A route along spectacular cliffs followed by a contrasting stroll through woods.
Distance 4 miles (6.4km)
Minimum time 3hrs
Ascent/gradient 459ft (140m)
Level of difficulty Medium
Paths Good coastal path, woodland path, farm tracks
Landscape Precipitous sea cliffs and deep woodland
Suggested map aqua3 OS Explorer 104 Redruth & St Agnes
Start/finish SW 656453
Dog friendliness Dogs on lead through grazed areas
Parking Portreath Beach
Public toilets Portreath
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1 Turn right outside the Portreath Beach car park, cross a bridge and turn right up Battery Hill, signposted 'Coast Path'. Follow the lane uphill and on to where it ends at houses above the beach. Go left in front of garages, signposted 'North Coast Foot Path'.
2 Follow the path through a gate and keep straight uphill to the cliff top. Don't go too close to the cliff edge. Turn left to reach a wooden gate, then follow the path round the cliff edge above Ralph's Cupboard. Continue by steep paths into and out of Porth-cadjack Cove.
3 Reach a car parking area above Basset Cove. Follow the broad track inland, then at the public road, cross over and turn left for 40yds (37m); watch out for fast traffic. Reach a granite grid stile on the right. Cross the stile, then follow a narrow path into Tehidy Woods.
4 Keep straight ahead at a crossing. Soon pass a right-hand junction, and then a left-hand junction, signposted 'Pedestrians Only'. Keep straight ahead to reach a T-junction with a broad track. Turn left.
5 Reach a junction and four-way signpost beside two seats. (A café can be reached in ¼ mile (400m) down the right-hand signposted track.) On the main route, keep straight on, signposted 'East Lodge'. Reach a junction by a seat. Go right and go through a wooden kissing gate. Eyes left here before crossing to check for keen golfers about to tee-off. Go through a metal kissing gate and follow the track alongside the golf course.
6 About 40yds (37m) beyond the end of the golf course section, bear off left into woods by a staggered wooden barrier, signposted 'Pedestrians Only'. Stay on the main path, ignoring side paths, then bear round right to a small car park and to a public road. Cross diagonally right and then go left between wooden posts with red marks. Follow the often muddy track ahead.
7 Go right onto a wider track by a field gate. The next section can be extremely muddy during wet weather. Pass holiday chalets and reach a T-junction above farm buildings at Feadon Farm.
8 Turn left, then in a few paces turn right down a concrete track. At a farmyard go sharp left by a public footpath sign and follow a path down through woods to reach a surfaced road. Just past 'Glenfeadon Castle' turn left along Glenfeadon Terrace, pass beneath a bridge, then at a junction keep ahead along Tregea Terrace and back to Portreath Beach car park.
The sea cliffs near Portreath in Mid Cornwall, are made up of unstable shale and sandstone. Yet these are some of the most spectacular cliffs of all; their very friability lends itself to the formation of fantastic offshore islands and ridges of marginally harder rock. From the edge of the cliffs a flat platform of land, Carvannel Downs, once submerged beneath the sea, runs inland. It is a featureless landscape except where the dark curtain of Tehidy Woods breaks the profile. There can be no greater contrast than that between the bare, windswept cliffs and the enfolding trees, and this walk samples both environments.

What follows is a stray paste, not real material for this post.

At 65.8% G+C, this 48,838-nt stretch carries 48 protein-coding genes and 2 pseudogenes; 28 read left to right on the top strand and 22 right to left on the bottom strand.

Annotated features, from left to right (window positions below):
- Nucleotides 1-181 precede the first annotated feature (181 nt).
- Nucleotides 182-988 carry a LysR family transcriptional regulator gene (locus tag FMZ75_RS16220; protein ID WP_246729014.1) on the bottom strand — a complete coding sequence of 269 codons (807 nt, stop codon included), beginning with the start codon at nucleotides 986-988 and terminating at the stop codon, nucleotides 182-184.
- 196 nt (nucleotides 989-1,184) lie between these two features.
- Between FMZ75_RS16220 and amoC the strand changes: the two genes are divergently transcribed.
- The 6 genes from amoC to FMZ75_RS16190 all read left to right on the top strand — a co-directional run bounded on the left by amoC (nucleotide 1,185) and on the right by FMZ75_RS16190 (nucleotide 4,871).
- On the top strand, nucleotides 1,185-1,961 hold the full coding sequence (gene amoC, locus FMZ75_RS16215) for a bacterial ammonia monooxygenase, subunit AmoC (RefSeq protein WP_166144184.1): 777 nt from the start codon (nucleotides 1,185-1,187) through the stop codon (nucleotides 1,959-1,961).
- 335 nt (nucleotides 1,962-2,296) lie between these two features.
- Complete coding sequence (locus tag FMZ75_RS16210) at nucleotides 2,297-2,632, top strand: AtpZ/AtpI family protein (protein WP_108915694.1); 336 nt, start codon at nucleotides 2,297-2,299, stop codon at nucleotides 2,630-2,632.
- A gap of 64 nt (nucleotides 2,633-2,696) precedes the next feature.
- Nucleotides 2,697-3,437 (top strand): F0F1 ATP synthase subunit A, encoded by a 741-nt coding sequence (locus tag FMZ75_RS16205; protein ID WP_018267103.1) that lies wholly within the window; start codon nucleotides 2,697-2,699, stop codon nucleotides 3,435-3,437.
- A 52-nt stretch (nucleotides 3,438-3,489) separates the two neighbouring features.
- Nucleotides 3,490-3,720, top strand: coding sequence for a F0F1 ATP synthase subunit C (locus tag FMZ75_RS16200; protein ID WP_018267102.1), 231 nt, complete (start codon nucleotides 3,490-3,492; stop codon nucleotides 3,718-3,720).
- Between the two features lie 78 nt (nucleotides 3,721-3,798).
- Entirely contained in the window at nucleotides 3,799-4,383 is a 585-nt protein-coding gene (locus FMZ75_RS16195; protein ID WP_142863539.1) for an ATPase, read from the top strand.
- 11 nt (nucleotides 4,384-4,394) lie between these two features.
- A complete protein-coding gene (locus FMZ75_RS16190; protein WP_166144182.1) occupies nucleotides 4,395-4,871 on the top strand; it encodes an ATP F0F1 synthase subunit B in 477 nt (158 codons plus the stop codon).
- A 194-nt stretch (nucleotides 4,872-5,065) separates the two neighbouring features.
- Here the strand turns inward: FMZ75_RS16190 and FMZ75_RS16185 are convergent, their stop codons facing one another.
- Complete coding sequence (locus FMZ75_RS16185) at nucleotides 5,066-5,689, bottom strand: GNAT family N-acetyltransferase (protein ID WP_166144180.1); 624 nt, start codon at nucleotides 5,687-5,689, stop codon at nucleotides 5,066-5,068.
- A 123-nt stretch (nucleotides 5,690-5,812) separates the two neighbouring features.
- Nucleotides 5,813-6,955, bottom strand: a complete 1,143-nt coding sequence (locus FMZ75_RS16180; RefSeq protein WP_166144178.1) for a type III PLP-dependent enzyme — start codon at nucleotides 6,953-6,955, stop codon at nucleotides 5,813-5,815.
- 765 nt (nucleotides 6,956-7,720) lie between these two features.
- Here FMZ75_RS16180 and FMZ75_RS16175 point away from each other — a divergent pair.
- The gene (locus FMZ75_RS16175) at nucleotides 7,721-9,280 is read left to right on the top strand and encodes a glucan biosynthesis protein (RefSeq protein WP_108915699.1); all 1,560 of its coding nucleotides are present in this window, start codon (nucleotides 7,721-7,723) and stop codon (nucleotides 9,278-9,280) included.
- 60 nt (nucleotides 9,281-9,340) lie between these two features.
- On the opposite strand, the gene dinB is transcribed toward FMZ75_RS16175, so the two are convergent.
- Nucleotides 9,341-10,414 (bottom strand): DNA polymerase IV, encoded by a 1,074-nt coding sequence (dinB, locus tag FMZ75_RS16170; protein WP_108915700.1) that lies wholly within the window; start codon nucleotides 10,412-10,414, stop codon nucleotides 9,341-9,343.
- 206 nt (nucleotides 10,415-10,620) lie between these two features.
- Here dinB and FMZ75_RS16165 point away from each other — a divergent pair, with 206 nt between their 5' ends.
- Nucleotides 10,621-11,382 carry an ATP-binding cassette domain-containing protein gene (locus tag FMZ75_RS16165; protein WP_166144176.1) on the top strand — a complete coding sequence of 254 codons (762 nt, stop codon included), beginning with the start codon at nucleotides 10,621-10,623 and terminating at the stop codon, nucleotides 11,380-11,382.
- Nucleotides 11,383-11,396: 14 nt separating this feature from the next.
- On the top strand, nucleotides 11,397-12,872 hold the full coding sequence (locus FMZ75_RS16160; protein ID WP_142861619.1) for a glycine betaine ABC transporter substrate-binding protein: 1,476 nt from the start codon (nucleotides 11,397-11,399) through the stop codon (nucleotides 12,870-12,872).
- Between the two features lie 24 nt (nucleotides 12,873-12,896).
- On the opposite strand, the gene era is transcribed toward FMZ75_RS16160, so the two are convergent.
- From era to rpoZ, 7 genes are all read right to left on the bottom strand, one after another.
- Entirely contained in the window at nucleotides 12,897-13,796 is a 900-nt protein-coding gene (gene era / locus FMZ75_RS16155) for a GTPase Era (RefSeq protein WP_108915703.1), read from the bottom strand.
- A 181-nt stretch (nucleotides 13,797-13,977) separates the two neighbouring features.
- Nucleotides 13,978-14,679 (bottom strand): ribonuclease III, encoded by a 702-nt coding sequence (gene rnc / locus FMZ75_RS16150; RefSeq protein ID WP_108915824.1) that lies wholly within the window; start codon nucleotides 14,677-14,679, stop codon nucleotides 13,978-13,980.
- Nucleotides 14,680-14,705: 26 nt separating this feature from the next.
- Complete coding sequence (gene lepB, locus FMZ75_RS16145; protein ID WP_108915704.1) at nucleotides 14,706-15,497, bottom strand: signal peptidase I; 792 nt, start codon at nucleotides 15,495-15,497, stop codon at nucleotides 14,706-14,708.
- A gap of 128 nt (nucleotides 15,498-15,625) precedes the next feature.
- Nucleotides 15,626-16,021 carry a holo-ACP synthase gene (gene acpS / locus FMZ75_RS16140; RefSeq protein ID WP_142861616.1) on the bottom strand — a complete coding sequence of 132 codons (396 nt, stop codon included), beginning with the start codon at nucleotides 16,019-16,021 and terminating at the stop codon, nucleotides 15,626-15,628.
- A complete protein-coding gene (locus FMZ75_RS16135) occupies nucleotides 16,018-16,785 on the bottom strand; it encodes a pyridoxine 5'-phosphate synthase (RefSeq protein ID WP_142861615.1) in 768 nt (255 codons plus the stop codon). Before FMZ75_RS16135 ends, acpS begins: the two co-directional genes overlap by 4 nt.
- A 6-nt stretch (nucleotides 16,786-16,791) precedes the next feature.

The walk starts from Portreath's popular beach and harbour (PWhile You're There) and soon leads onto the awesome cliffs to the west of Portreath. You stroll along the edge of the flat, heath-covered Carvannel Downs aware always of the 260ft (80m) cliffs only a few steps away. Below lie vast rock islands dotting the inaccessible sands of Western Cove. The Horse is a breathtaking ridge of rock and grass that projects from the cliff face and makes up the east wall of Ralph's Cupboard, a vast dizzying gulf that belies the quaintness of its name and that is said to be the remains of a huge cavern whose roof collapsed. Do not be tempted to go too near the edge of the cliffs, however, especially in windy weather. Far ahead you can see Godrevy Lighthouse on its rocky island.
Beyond Ralph's Cupboard, a name that may derive from a one-time smuggler, or from an old Cornish word, the path leads steeply down into Porth-cadjack Cove. Here a thin stream of water pours over the lower cliff edge and 19th-century smugglers used to hoist their contraband from the beach using elaborate pulley-systems. Beyond, above Basset's Cove, the route turns inland and draws you into the enfolding trees of Tehidy Woods, once the estate of the Basset family who were famous mine owners. The Bassets planted extensive woodlands around their Georgian house and these now mature woods still offer shelter and security after the exhilarating exposure of the cliffs. Countless paths wriggle through the trees, but in such Hansel and Gretel territory, it is best to keep to the route back to Portreath.
Portreath harbour and docks still give some idea of their industrial past. The original fishing cove was turned into a harbour in the 1760s. Copper ore from the mines at Camborne and Redruth was exported from here. By the 1830s a railway connected Portreath with Hayle and the mines. You can see the lower section of a steep incline plane, on the south side of the valley. The last part of the walk passes beneath this incline. Sectioned bays full of coal, limestone, ore and stone once occupied the land behind the harbour where modern houses now stand. The 'pepperpot' north of the harbour was a navigational guide.